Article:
Credit to Stan Lee, too, is due: Doom's father begs of the gypsies to keep someone safe...Victor cries out no one will have to keep him safe, but Boris knows it's the world that must be kept safe, from the rage and genius of Victor Von Doom. It's not apparent how his discover of his mother's sorcerous materials also leads to his robotics genius, but as he grows to maturity, Victor becomes a Robin Hood-type folk hero, tricking the vain, landed gentry with items like a fiddle that plays itself (until he leaves), a golden statues that turns later into mud. He enrages and baffles the lords, while giving away his gains to the poor. He's formidable, but his foes are commanded by brutal people. You can find yourself rooting for this guy! Alas, the American who brings him a scholarship one day also opens the door to Victor's fatal flaw. Possessed of an imperious and aloof nature, the handsome young gypsy "with the features of a demi-god" spurns the friendly overtures of Reed Richards, who finds him in a laboratory and wants to share a common love of scientific experimentation, if not maybe be roommates. (I wonder how his dad ended up with a last name like "Von Doom" but...) It's a terrible mistake Doom makes that alienates him more profoundly...and motivates his hatred for Reed, setting up the main story (which follows the twelve-page Doom origin) in this annual. One thing that makes Doom stand out: he actually becomes the legitimate political power in his country, but as for what lessons he learned about power? It's a question of whether or not the people really feel he's made them prosperous, or the harrowing lengths of propaganda demanded by Doom, who considers himself protector and master. What better way to defend his Balkan nation...than to rule the world? "Final Battle" is a terrific story with loads of wacky humor, spaced with dramatic beats that dominate its quick pace. Doom's plan for turning the Four against one another will get a brilliant twist in the end by Reed. An invitation to a gala at the Latverian embassy proffers the question: just who IS the ruler of Latveria? The outrageous and melodramatic elements actually serve to give the ending resonance. Only Doom's outer space rescue by Rama-Tut at the beginning feels rushed, untapped. It's a good idea initially, tying up Doom's apparent demise in his last appearance.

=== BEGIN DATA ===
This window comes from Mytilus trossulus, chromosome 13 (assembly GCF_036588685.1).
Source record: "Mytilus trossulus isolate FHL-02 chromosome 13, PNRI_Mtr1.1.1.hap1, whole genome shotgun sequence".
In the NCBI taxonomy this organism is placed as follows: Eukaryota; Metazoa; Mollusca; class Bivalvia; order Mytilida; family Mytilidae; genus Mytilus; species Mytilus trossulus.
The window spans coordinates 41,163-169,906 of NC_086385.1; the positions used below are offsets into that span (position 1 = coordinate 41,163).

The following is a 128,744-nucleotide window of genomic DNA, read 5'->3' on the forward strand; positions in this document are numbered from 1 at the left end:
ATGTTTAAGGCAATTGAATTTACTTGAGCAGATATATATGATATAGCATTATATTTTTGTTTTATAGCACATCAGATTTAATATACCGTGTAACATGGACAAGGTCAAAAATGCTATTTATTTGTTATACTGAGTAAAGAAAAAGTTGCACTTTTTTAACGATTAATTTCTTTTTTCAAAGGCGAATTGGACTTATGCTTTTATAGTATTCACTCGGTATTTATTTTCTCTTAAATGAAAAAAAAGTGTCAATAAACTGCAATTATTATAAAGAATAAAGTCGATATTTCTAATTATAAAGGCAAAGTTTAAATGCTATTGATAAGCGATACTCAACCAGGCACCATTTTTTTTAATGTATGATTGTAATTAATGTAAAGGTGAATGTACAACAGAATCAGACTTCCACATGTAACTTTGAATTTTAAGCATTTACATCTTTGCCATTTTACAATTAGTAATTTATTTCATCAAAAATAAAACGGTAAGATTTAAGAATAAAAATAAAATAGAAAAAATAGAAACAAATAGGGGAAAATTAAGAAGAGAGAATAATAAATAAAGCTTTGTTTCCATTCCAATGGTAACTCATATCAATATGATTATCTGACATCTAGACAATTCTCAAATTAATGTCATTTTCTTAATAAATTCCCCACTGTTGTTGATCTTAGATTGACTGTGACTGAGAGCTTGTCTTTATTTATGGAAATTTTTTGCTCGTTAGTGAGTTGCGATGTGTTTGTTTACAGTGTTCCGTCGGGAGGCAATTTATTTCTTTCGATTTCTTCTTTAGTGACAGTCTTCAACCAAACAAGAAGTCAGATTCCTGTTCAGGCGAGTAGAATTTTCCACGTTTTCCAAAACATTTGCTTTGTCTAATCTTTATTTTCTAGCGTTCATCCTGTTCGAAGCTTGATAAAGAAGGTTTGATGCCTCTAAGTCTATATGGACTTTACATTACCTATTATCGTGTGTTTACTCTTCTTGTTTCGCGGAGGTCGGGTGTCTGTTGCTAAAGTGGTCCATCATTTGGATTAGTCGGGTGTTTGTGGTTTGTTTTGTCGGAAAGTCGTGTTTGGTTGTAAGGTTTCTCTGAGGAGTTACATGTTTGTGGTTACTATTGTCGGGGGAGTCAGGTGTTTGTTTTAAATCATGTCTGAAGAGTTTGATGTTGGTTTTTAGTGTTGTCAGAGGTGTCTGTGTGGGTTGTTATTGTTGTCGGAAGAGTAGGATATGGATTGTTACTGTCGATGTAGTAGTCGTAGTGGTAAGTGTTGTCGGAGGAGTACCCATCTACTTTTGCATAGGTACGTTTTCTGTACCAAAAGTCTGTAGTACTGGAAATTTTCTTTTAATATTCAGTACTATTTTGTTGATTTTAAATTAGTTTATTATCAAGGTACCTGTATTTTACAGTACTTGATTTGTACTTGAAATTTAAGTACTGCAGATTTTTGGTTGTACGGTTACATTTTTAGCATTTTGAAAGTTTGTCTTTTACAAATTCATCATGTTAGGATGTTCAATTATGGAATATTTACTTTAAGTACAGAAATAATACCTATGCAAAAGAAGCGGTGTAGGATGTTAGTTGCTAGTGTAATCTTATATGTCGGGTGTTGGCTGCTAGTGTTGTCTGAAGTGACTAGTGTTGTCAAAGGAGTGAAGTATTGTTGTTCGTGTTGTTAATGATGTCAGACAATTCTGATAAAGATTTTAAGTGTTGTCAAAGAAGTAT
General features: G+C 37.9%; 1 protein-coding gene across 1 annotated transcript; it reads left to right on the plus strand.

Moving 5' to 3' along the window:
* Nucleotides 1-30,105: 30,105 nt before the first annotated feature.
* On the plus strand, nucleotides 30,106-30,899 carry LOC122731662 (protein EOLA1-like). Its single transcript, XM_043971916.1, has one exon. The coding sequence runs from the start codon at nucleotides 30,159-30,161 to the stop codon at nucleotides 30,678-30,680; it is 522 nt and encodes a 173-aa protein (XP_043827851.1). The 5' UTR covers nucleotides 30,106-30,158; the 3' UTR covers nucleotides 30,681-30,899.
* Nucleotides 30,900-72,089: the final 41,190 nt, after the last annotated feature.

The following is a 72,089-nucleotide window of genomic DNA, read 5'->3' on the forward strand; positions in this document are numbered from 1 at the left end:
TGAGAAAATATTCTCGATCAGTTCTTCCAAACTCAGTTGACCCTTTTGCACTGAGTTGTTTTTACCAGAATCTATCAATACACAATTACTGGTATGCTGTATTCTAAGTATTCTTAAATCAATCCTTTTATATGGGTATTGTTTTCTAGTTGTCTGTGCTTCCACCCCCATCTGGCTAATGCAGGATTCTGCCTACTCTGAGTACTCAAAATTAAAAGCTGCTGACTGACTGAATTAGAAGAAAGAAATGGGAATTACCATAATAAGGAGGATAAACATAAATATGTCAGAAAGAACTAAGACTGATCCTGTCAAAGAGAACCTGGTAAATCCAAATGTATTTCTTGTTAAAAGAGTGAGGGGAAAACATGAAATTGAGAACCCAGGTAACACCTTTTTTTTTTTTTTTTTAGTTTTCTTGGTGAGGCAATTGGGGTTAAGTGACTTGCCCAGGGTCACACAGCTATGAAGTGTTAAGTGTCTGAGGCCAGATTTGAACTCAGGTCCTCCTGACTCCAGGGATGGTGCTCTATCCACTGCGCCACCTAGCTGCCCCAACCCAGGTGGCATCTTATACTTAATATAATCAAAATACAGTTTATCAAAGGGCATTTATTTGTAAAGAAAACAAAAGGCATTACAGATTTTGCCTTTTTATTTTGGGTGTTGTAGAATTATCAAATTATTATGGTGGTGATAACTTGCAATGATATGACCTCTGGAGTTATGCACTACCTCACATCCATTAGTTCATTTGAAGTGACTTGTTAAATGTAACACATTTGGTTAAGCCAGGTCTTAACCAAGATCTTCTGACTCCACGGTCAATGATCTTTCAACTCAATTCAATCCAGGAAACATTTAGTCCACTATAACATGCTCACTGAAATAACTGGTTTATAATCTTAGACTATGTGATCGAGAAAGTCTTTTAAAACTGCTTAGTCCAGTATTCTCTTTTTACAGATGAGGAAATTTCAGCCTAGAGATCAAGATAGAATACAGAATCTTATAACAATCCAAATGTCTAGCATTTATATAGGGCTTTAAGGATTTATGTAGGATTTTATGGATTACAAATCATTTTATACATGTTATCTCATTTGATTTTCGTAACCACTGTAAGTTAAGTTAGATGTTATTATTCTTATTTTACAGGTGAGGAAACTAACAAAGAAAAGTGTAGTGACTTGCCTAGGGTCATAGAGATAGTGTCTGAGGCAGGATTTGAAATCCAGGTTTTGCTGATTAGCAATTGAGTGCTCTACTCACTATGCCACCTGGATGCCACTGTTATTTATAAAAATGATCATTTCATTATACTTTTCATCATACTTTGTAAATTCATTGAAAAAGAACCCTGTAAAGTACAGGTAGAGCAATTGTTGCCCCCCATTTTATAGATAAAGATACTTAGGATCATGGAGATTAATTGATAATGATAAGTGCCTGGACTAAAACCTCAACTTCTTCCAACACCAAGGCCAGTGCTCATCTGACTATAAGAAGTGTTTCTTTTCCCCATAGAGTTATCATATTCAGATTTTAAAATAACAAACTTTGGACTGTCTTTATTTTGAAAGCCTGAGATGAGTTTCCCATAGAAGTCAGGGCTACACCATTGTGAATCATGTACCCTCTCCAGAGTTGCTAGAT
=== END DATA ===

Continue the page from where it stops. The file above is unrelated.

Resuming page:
At least Lee reminds us of the paradoxical mystery he raised about the existence of Rama-Tut and Doom in #19: are they related? The only thing that doesn't wash is the idea of Rama being Doom, a question Doom poses. Lee only wanted to reference the theory. He gives them an excuse not to tackle the FF together, leaving this Doom's show, as Lee/ Kirby intended.